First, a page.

Doubling Down – with Other People’s Money RSS Feed

Doubling Down – with Other People’s Money

UPDATED: How Two Traders Linked to 2013 Scandal Left Members Holding the Bag for Millions

Imagine a casino where you could produce $548 million in paper profits — or $100 million in losses — with only $600,000 of collateral. That’s essentially what Andrew Kittell and John Bartholomew saw when they began trading financial transmission rights in PJM in 2014, the beginning of a saga that has now spiraled into the largest default in the history of the RTO’s financial markets.

After the default of Tower Research Capital’s Power Edge hedge fund in 2007, FERC ordered an end to collateral-free trading in Order 741. PJM and other RTOs tightened their credit rules as a result.

But the changes weren’t enough to protect PJM against Kittell and Bartholomew’s GreenHat Energy, which purchased a staggering 890 million MWh of FTRs — the largest FTR portfolio in PJM — before the company defaulted in June.

In hindsight, RTO officials should have been wary of Kittell and Bartholomew, who came to FERC’s attention for their roles in J.P. Morgan Ventures Energy Corp.’s (JPMVEC) scheme to manipulate the CAISO and MISO markets between 2010 and 2012.

The GreenHat debacle has led to proposals for additional changes to PJM’s credit policy and questions about the competence and vigilance of RTO staff involved. PJM’s failure to respond promptly to warnings from other FTR traders allowed GreenHat’s $10 million loss in 2017 to grow — leaving other market participants on the hook for as much as $145 million. [Editor’s Note: FERC issued rulings in two FTR dockets on Sept. 25. See update at bottom.]

Here, based on interviews, PJM records and FERC filings, is how it happened, a cautionary tale of inadequate safeguards, opportunistic traders, foot dragging to patch loopholes and, finally, a botched effort to obtain more collateral that may have netted the RTO nothing. GreenHat’s principals did not respond to requests for comments sent to their attorneys, David Gerger of Houston and John N. Estes III of D.C.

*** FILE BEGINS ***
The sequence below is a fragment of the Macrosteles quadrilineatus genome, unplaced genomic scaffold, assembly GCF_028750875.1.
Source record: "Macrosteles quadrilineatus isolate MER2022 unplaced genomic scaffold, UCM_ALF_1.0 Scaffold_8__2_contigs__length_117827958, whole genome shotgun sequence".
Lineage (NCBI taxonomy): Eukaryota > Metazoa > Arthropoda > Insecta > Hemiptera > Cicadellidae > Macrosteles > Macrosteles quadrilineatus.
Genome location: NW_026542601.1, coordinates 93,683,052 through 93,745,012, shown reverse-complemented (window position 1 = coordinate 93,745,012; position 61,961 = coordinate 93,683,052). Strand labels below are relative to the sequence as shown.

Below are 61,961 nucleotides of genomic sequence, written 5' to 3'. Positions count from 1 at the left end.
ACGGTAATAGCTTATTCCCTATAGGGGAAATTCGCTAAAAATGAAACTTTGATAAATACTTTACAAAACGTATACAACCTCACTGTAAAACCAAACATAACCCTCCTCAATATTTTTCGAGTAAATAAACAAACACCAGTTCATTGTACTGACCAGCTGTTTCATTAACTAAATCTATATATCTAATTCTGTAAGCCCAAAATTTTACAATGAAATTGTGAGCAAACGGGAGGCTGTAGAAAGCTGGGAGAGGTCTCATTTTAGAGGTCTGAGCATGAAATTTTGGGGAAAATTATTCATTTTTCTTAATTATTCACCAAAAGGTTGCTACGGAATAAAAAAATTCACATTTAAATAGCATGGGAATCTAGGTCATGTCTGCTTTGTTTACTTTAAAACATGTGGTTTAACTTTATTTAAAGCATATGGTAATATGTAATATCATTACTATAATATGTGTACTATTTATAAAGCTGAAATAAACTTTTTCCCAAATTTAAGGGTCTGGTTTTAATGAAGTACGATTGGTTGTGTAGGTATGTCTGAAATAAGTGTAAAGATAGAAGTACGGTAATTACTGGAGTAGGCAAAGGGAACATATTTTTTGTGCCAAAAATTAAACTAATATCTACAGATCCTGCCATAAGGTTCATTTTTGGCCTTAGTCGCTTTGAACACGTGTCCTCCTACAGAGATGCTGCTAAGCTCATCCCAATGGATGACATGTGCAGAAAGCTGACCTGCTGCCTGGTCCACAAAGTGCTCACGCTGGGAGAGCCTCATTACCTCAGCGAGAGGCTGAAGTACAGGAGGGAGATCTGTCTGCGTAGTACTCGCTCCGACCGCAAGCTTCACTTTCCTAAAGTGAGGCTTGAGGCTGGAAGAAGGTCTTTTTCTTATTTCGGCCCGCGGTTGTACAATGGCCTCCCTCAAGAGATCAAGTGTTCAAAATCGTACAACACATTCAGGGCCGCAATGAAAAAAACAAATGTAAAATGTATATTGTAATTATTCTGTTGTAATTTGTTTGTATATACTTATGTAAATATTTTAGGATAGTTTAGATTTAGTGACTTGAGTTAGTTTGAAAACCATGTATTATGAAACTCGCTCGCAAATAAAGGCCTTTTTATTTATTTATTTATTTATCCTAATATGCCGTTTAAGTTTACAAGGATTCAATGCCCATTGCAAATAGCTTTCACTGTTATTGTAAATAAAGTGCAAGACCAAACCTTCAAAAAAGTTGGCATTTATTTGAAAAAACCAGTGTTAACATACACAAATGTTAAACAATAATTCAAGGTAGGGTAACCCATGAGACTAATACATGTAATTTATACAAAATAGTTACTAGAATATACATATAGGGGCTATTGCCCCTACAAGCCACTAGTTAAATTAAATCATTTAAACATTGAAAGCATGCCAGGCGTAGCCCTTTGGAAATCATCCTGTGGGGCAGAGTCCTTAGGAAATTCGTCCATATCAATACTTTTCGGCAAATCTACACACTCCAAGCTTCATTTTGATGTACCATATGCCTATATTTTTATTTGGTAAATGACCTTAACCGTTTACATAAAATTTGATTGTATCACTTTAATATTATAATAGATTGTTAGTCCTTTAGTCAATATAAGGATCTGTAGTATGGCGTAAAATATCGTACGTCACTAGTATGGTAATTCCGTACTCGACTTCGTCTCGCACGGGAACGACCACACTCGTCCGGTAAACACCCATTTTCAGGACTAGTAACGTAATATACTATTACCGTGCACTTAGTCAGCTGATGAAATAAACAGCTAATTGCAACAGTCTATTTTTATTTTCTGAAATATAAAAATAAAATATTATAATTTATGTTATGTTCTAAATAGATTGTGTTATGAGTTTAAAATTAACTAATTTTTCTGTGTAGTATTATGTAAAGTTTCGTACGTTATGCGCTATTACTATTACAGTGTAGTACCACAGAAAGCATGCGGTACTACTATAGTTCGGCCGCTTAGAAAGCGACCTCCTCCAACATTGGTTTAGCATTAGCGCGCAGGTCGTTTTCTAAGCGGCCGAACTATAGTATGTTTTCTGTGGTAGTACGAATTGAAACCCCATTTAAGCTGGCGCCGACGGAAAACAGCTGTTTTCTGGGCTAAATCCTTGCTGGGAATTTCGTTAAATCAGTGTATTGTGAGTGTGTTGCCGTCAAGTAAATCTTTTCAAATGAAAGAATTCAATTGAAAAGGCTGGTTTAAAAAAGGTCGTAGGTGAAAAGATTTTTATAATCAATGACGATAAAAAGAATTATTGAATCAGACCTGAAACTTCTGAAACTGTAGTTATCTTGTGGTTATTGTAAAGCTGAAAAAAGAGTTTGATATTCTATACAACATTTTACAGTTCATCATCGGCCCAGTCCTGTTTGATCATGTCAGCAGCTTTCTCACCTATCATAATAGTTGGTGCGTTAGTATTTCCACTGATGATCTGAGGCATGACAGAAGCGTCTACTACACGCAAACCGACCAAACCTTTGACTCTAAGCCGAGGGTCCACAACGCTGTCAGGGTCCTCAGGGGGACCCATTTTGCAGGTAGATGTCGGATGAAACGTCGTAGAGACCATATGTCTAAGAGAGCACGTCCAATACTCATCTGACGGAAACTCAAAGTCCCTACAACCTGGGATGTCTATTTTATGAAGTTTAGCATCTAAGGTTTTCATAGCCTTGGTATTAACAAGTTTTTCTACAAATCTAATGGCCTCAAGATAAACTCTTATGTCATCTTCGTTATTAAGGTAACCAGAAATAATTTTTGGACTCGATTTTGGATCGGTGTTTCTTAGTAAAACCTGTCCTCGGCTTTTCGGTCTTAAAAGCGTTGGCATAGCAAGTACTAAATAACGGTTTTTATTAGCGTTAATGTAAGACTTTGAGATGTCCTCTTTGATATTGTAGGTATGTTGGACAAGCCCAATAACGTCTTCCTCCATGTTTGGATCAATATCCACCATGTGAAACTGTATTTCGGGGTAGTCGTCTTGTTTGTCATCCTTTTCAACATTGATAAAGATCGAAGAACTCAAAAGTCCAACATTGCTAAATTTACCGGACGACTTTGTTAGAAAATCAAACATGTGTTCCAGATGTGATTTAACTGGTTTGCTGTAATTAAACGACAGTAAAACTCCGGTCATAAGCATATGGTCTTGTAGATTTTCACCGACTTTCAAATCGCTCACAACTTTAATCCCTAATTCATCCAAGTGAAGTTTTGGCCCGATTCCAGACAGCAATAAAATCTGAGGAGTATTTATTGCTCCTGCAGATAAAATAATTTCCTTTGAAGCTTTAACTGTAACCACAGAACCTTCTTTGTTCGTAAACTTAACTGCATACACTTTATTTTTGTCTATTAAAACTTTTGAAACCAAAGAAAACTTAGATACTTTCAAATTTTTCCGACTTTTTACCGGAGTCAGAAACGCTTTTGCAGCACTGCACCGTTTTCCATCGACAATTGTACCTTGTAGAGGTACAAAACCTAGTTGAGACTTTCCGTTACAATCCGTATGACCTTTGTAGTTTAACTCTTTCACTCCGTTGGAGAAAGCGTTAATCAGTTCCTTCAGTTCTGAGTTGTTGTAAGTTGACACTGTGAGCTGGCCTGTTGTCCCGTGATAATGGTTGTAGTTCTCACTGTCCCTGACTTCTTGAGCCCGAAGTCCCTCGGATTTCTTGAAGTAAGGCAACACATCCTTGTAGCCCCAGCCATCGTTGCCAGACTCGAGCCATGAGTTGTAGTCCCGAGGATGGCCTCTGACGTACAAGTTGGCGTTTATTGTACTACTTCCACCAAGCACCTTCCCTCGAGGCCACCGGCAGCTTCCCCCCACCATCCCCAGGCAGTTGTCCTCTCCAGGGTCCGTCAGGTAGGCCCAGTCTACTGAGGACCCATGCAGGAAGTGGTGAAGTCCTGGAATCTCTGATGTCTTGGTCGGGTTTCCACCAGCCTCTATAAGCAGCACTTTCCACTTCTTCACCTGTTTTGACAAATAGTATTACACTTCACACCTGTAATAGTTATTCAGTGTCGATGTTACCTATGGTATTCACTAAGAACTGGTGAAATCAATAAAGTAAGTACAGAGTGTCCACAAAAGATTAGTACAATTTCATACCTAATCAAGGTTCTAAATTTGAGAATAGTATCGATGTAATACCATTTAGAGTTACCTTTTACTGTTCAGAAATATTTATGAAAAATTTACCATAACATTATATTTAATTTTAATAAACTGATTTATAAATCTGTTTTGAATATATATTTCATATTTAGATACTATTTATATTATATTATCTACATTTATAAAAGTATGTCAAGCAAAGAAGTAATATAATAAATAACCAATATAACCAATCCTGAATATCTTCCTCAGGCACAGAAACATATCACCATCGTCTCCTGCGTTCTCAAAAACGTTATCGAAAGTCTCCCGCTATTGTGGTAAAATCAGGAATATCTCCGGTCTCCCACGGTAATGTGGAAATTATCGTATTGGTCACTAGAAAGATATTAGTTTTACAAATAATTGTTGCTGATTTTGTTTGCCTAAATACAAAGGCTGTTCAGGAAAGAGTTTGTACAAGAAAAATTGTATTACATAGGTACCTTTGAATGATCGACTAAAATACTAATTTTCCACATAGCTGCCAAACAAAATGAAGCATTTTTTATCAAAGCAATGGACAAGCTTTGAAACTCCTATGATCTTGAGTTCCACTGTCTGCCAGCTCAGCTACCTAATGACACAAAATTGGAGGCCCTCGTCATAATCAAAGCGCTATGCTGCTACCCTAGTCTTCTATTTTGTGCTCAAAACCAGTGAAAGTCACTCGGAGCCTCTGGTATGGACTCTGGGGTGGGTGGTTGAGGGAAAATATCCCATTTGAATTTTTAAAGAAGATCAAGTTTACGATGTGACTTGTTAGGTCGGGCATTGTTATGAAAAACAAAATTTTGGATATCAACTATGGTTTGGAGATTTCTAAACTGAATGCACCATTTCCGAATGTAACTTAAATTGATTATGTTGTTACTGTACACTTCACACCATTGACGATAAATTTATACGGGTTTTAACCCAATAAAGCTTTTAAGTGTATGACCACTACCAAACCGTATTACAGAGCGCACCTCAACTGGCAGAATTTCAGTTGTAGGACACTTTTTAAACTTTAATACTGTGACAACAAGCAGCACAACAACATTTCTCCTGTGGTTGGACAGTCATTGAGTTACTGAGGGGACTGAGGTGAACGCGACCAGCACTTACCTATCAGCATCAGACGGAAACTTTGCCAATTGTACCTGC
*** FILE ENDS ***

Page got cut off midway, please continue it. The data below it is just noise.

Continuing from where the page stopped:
Aggressive Purchases
After becoming a PJM member in 2014, GreenHat began amassing its FTR portfolio in the 2015 long-term FTR auction. The company focused most of its activity on positions in the 2018/2019 planning year, securing the rights to 54 million MWh each month. That accounted for 73% of its portfolio. It held another 18 million MWh (24%) for the 2019/20 planning year and 2 million MWh (3%) for the 2020/21 planning year.

The company stuck mostly to long-term auctions — which are held three times a year and offer positions for the following year and two more beyond that — buying many of the same paths year over year. Between 2015 and December 2017, GreenHat participated in at least five long-term auctions. The positions seemed like good bets at one time: PJM calculates that in the 2015/2016 planning year, GreenHat’s portfolio would have netted $548 million in profits.

How much did GreenHat pay to amass such a large position? Nothing at the time. It bought on credit, having to post only its initial $600,000 in collateral. Yet there were indications that GreenHat was not well capitalized: On one document, it listed its address as 826 Orange Avenue, Suite 565 Coronado, Calif. — a UPS store between a nail salon and a RiteAid.